Gapeworm, but only in the young chickens of the flock?

Discussion in 'Emergencies / Diseases / Injuries and Cures' started by elabell, Jun 20, 2010.

  1. elabell

    elabell Out Of The Brooder

    13
    2
    24
    Jun 14, 2010
    San Diego
    Hi. I have a flock of ten, seven adult hens (just over a year old) and three 'teenagers' hatched this past spring (13-16 weeks old). The three young chickens have a habit of panting, they pant all the time. I do live in San Diego, CA and it is summer now, so I thought that it was just weather related (though the other hens find ways to stay cool and thus not pant). But recently I learned about gapeworm. Could all three of the young chickens have this? Like I said, it is only the three young chickens that are exhibiting this symptom, the older hens are fine. I have not been able to look down their throats because they do not like to be touched and handles since they were raised by some of my hens. All ten chickens live together, so if this were contagious I would have thought that it would have been a problem for all (or more) of the group, not just this year's chicks. The three young chickens are eating and drinking and are active. They have a very healthy appetite (one in fact, devours anything I bring out for them. Could this be a sign of another type of worm problem, like a tape worm?)

    Thanks for your input.
     
  2. speckledhen

    speckledhen Intentional Solitude Premium Member

    Gapeworm isn't all that common. More likely they have a piece of shavings/straw stuck in their throats. Gapeworm comes from a nematode they get when they eat earthworms sometimes. The cure for it is to worm them with something like Safeguard (also called Panacur or Fenbendazole), but unless they are shaking their heads and coughing/hacking like they're choking, I doubt gapeworm.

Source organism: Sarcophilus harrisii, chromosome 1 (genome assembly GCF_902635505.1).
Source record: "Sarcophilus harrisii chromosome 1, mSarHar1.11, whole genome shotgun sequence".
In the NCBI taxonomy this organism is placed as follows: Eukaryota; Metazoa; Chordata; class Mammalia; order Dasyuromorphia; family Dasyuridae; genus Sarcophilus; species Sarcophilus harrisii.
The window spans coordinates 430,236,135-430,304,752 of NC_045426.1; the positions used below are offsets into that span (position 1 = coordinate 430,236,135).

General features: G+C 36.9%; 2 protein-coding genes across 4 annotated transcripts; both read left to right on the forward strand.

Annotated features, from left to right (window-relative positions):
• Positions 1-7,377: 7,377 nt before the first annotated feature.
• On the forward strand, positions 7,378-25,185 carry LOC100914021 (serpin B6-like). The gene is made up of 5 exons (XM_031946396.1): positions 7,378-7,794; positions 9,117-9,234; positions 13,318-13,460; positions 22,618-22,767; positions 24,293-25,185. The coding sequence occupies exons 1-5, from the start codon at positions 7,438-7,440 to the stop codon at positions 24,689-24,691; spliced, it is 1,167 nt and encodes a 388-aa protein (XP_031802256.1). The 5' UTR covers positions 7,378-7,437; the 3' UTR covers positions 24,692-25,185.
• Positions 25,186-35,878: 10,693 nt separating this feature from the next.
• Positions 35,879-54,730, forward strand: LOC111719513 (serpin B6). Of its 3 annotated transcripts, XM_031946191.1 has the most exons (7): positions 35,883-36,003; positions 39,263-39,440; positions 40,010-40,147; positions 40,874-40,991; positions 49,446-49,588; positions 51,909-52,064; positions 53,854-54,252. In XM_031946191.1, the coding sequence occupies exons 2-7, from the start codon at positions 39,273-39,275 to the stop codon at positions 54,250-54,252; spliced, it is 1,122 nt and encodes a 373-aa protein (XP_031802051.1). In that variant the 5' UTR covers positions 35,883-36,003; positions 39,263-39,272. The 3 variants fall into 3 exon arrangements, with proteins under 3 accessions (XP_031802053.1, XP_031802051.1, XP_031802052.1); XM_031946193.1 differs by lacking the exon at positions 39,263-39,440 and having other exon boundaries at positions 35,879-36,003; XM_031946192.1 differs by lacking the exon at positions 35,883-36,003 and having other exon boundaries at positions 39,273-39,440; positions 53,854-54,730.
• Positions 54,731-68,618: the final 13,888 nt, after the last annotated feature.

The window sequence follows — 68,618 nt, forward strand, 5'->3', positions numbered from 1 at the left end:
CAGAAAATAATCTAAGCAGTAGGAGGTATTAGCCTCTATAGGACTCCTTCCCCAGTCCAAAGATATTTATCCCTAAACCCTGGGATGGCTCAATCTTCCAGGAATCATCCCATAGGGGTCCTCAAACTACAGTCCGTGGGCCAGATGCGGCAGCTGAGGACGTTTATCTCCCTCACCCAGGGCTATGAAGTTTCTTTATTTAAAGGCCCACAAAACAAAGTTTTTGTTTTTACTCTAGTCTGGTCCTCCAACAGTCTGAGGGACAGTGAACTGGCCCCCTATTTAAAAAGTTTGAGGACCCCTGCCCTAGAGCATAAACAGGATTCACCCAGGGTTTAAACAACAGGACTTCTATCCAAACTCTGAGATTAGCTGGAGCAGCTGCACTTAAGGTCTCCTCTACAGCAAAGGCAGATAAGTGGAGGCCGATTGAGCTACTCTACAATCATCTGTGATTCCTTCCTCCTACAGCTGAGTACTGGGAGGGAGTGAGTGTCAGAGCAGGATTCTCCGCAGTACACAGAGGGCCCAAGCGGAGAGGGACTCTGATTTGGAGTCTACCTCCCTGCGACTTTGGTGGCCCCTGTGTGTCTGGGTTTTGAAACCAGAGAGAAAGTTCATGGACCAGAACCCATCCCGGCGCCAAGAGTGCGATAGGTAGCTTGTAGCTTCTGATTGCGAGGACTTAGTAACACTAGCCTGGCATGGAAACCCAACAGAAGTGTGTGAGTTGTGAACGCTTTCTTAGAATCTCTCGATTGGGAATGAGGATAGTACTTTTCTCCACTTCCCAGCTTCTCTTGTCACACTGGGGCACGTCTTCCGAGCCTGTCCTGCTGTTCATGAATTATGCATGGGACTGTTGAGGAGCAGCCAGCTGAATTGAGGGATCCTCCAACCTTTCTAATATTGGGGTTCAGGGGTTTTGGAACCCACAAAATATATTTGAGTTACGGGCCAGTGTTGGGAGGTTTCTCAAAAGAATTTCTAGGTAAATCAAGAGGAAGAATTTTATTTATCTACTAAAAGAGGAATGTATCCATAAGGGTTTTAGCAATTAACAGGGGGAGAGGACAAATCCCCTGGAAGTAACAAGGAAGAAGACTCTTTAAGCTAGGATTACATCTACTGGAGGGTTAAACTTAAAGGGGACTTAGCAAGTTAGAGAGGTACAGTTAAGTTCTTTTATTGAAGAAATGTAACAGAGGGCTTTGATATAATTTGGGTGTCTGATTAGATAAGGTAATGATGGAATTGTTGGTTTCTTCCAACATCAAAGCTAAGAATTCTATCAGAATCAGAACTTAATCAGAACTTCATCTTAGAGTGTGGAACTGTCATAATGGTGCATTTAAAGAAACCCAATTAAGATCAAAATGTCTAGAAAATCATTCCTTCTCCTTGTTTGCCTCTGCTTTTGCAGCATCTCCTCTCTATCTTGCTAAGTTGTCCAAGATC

3. dawg53

    dawg53 Humble

    23,337
    1,252
    448
    Nov 27, 2008
    Jacksonville, Florida
    Are your 3 teenage chickens twisting their necks, gasping for breath? If not, and they are eating, drinking and otherwise acting normally as you state; they do not have gapeworm. They would have difficulty eating and drinking if they had gapeworm because they wouldnt be able to swallow properly. They would be concentrating on breathing more than anything else. They would be twisting their necks, gasping etc...trying to breathe. You and another person hold one of them and take a Q-tip and very gently stick it one inch down the chickens throat and gently twist the Q-tip, then bring it out. Gapeworms are red in color and are "Y" shaped. IF you see them on your Q-tip...you've got a problem. I doubt they have tapeworms neither. Have you checked their poop, close up? There are different types of tapeworms. Check their poop with a magnifying glass; if you see what looks like a grain of rice OR what looks like a cooked flat piece of macaroni a couple of inches long (more or less), then they have tapeworms. Chickens are always hungry....they are walking stomachs.
     

BackYard Chickens is proudly sponsored by